1) Determine your goals and strategy
Getting more fans, assembling a list of prospects and customers, developing relationships, more brand exposure, more authority, and increasing revenues.
2) Know your audience
Defining personas can help you deliver stronger content because you are writing to targeted groups of people. The better you know your audience, the more effectively you can engage them.
3) Keep a consistent look and feel
Your brand, website, Facebook image, and your social media profiles should all have a similar look and feel from a design perspective.
4) Create a custom welcome tab
This helps people who are not yet fans and provides a call to action to get them to “like” your page.
5) Know that size matters
The number of “likes” does actually matter. This is your list of people to engage. Without a database of clients, what is your company, after all? Email lists and Facebook “likes” are an incredibly valuable tool. Don’t buy “likes” or you will mess up your EdgeRank, which is Facebook’s way of valuing your page.
6) Keep an eye on EdgeRank
Understand the constant changes in how the Facebook system works and adopt a realistic attitude that this is just one tactic. It is in Facebook’s economic best interests to make sure that few brands’ fans see all advertisers’ posts. For a brand to reach beyond the fraction of core fans who see every post, an advertiser must pay to run campaigns such as promoted posts, which last longer in users’ news feeds and are therefore seen by more people. Some people, like “Shark Tank” star and Dallas Mavericks owner Mark Cuban, are taking all their fans and leaving, accusing Facebook of driving away brands. Many are in an uproar while others are paying to play and getting great results.
Whatever your take on this is, you need to be aware of the giant upheavals going on. One user comment on the Business Insider blog says:
When a service completely centered on letting people choose to follow friends and companies so that they can see their posts starts not doing that, then the service is broken and someone else will take their place.
If Facebook were to blow up tomorrow, would you be prepared to make up for the traffic in another way?
7) Budget for promoted posts and ads to get “likes”
You won’t get enough likes just from having a Facebook icon on your site or possibly even from sharing cool content. Sometimes you just have to ante up some cash and drive people in your direction with a shiny Like button waiting for them when they get there. If your ads are targeted to the right demographics and your page has real value, likes will follow.
8) Use both profiles and company pages
A Facebook Profile is your one and only personal persona while a Facebook Page is for business. Use both Profiles and company Pages to get double the exposure. (The CEO can have a personal profile, and the company has a Facebook Page.)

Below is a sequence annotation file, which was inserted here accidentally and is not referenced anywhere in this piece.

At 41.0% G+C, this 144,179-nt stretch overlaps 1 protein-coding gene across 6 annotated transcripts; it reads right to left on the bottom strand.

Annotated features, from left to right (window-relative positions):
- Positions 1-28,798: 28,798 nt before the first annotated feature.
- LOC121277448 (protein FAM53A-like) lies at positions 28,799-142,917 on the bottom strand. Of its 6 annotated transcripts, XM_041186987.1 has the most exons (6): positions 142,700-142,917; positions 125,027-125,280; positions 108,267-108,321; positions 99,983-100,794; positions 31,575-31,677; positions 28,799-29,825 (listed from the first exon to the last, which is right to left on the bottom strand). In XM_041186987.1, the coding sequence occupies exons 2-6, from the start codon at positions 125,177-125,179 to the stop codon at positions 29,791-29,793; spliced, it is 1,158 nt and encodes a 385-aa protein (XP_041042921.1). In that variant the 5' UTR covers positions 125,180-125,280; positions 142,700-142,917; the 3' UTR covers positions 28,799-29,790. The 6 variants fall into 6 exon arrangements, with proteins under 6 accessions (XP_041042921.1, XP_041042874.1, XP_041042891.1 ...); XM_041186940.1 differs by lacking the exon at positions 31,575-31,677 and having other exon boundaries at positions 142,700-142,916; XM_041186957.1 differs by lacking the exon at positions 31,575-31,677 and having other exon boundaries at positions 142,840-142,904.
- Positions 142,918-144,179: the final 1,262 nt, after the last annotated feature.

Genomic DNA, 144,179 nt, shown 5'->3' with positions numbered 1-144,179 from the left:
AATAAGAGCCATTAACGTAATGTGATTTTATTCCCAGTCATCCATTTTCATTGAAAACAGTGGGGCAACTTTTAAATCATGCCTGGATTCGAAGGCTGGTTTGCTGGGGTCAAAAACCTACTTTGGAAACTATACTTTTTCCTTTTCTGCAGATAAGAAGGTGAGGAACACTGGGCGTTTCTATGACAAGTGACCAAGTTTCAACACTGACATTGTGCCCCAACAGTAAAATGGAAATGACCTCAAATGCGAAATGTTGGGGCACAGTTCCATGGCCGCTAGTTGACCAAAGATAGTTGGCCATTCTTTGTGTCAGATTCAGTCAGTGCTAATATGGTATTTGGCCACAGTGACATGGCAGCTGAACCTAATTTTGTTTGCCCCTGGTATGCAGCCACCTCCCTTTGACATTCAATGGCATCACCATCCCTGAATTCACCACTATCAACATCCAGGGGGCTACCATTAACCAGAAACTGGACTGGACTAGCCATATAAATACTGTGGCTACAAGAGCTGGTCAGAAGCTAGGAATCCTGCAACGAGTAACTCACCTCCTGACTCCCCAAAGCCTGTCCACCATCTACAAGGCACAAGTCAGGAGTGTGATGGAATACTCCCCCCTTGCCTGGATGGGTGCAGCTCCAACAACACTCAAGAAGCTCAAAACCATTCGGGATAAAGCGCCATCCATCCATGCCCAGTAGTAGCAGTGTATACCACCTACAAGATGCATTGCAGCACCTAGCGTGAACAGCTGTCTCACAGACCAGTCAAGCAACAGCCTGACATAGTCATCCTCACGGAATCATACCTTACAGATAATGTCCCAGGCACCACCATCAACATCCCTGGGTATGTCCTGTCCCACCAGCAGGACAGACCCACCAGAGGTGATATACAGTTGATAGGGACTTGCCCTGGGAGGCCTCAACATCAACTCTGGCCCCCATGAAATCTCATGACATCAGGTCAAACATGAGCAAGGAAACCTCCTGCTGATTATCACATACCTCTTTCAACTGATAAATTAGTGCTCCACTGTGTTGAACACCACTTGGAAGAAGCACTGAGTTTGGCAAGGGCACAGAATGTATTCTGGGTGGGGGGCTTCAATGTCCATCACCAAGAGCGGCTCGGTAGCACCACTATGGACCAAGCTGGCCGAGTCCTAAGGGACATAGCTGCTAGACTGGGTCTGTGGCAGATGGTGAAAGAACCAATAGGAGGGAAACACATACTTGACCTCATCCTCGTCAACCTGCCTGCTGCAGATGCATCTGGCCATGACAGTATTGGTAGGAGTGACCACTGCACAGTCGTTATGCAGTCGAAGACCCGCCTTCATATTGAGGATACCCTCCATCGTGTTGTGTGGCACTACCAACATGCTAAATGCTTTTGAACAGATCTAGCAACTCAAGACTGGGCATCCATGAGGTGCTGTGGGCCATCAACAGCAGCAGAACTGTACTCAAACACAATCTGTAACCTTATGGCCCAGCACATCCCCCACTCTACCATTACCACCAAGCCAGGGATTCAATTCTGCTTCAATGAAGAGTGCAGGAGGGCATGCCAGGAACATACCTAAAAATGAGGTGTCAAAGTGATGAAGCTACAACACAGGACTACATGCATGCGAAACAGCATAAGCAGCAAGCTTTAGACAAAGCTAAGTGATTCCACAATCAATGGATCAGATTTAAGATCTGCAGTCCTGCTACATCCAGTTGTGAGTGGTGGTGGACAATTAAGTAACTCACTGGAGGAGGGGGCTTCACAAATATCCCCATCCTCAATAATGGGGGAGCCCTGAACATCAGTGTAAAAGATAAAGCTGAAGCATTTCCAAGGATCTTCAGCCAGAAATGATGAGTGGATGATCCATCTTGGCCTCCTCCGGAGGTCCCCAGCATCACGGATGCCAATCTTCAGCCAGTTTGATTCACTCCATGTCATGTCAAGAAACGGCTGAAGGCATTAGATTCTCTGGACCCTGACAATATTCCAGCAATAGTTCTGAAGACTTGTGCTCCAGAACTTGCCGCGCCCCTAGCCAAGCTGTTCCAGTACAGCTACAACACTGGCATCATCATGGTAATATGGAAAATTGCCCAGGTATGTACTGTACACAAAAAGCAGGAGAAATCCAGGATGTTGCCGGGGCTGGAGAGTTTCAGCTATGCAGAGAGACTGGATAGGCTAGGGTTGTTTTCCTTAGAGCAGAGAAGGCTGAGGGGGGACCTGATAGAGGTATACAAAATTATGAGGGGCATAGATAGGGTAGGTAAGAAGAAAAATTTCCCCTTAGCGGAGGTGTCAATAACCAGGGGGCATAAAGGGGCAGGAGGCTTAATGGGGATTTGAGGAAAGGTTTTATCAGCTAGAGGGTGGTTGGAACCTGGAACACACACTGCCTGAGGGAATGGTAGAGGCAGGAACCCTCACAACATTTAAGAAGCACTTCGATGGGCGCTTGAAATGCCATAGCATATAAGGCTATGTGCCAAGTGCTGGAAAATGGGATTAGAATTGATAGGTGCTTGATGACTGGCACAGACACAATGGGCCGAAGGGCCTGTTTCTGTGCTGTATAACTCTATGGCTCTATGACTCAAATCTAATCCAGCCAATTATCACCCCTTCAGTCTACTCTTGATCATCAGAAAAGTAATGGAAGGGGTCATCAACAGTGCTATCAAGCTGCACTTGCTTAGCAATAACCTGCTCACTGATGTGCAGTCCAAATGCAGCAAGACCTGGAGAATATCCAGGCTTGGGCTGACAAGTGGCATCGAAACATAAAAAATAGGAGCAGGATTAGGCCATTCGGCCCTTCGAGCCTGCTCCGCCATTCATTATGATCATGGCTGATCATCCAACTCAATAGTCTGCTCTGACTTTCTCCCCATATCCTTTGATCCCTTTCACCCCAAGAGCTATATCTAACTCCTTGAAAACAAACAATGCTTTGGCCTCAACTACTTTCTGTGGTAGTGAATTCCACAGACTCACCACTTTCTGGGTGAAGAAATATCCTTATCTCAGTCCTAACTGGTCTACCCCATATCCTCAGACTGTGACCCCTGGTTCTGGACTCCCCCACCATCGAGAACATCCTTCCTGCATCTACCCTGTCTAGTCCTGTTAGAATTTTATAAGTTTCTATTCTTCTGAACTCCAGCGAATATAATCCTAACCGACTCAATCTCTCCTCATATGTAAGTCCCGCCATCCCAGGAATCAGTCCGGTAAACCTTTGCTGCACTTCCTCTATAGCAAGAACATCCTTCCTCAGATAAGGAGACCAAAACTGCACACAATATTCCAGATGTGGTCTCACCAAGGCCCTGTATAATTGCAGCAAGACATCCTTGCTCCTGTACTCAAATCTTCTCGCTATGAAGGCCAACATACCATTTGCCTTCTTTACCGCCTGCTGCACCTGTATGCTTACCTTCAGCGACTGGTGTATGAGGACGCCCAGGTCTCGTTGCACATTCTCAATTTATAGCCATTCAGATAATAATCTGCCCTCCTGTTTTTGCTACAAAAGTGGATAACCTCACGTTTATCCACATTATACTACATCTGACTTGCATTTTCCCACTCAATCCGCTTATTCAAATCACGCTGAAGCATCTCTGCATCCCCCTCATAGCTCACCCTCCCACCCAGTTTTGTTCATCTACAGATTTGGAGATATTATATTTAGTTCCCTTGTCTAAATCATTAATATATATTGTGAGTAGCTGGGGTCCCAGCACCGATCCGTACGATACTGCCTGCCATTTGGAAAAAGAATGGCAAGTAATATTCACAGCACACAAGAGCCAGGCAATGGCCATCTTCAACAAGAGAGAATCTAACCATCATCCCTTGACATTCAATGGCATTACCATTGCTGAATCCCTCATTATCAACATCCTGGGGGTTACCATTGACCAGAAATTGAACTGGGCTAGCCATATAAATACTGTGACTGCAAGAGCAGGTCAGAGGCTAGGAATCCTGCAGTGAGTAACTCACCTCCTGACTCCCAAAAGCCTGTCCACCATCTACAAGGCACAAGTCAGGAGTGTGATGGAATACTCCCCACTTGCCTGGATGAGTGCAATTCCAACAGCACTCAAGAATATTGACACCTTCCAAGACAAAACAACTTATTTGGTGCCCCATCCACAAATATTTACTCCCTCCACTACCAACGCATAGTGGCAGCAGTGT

9) Create a branded Timeline photo
Your timeline cover image can’t be overtly promotional. Facebook’s rules specify that you can’t have a call to action, prices, contact info, or reference to likes or shares in the cover photo. But you can include a message in your cover photograph and switch it up often to get more attention. You can have a product/service box right under the main image with a call to action such as “check out our latest training program at yoursite.com/training.”
10) Create custom Facebook apps
Facebook apps from Facebook itself include Photos, Videos, Links, Events, and Notes. Any other app you install will be made by someone else. By now there are many thousands of Facebook apps. In fact, there’s an app for almost anything. There are apps like Polldaddy to make polls happen right on your Facebook page. The YouTube Involver app provides a feed of your most recent or preferred video clips to show off. The Facebook Causes app allows non-profits and supporters to set up campaigns. It is well worth exploring apps to spruce up the user experience.
11) Include a “subscribe” button on your Facebook Page
With “subscribe,” users can receive News Feed updates from a page without indicating that they like it. They can also add your page to interest lists to get a separate feed of posts on a particular topic.
12) Keep people engaged
Make sure you respond to people who comment or you will appear like an aloof cat and alienate people. Remember, social media is all about being social and engaging in conversations. Improve engagement with Facebook’s cool features. Pin a post so it can stay at the top of your Facebook page. Highlighted posts stretch across the page and stay there, taking up lots of space. Schedule your posts on Facebook for greater engagement. Use “Promoted” posts to get more people to see your news.
13) Create brand cheerleaders
By creating relationships with fans and nurturing them, they will in turn create more relationships by marketing for you by sharing your posts or images on their own pages.
14) Post images
Post tons of images as they get a lot of likes and shares. Remember, the web is a visual medium.
15) Experiment with length and timing
Longer posts (450 characters) tend to have more shares. Try posting after work and on weekends as people tend to be more personally engaged with Facebook at those times.
16) Get personal
Use “I” and “me” in your posts as these tend to get more likes.
17) Measure your results
Facebook Insights lets you see what is working and what is not. Google Analytics can help you track what happens when people come from Facebook to your website. HubSpot has great conversion assist and attribution tracking to see what clicks first came from Facebook, didn’t buy then, but bought months later even if they appeared to only come from another source.
What do you do on Facebook?